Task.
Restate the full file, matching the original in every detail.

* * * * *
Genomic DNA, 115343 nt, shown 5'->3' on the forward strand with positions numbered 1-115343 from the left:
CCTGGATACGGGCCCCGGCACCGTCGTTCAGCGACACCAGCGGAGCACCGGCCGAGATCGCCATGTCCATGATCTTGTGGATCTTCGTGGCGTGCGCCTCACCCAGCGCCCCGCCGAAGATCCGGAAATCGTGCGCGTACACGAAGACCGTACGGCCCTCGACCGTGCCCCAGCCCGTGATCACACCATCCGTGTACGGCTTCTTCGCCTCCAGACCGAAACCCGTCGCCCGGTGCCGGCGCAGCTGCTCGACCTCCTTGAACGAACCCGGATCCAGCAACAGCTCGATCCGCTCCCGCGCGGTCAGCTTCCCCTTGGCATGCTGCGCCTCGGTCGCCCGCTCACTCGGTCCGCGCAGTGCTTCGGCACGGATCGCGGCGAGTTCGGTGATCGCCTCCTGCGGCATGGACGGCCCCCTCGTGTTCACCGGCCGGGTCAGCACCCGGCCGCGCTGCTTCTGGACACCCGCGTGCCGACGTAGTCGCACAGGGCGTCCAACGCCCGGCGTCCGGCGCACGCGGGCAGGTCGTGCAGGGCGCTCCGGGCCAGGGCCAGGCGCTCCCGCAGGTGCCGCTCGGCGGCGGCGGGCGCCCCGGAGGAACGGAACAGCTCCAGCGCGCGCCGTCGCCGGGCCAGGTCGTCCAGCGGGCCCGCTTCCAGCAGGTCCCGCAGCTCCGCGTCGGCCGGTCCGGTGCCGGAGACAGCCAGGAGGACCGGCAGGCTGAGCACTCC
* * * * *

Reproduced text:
Genomic DNA, 115343 nt, shown 5'->3' on the forward strand with positions numbered 1-115343 from the left:
CCTGGATACGGGCCCCGGCACCGTCGTTCAGCGACACCAGCGGAGCACCGGCCGAGATCGCCATGTCCATGATCTTGTGGATCTTCGTGGCGTGCGCCTCACCCAGCGCCCCGCCGAAGATCCGGAAATCGTGCGCGTACACGAAGACCGTACGGCCCTCGACCGTGCCCCAGCCCGTGATCACACCATCCGTGTACGGCTTCTTCGCCTCCAGACCGAAACCCGTCGCCCGGTGCCGGCGCAGCTGCTCGACCTCCTTGAACGAACCCGGATCCAGCAACAGCTCGATCCGCTCCCGCGCGGTCAGCTTCCCCTTGGCATGCTGCGCCTCGGTCGCCCGCTCACTCGGTCCGCGCAGTGCTTCGGCACGGATCGCGGCGAGTTCGGTGATCGCCTCCTGCGGCATGGACGGCCCCCTCGTGTTCACCGGCCGGGTCAGCACCCGGCCGCGCTGCTTCTGGACACCCGCGTGCCGACGTAGTCGCACAGGGCGTCCAACGCCCGGCGTCCGGCGCACGCGGGCAGGTCGTGCAGGGCGCTCCGGGCCAGGGCCAGGCGCTCCCGCAGGTGCCGCTCGGCGGCGGCGGGCGCCCCGGAGGAACGGAACAGCTCCAGCGCGCGCCGTCGCCGGGCCAGGTCGTCCAGCGGGCCCGCTTCCAGCAGGTCCCGCAGCTCCGCGTCGGCCGGTCCGGTGCCGGAGACAGCCAGGAGGACCGGCAGGCTGAGCACTCC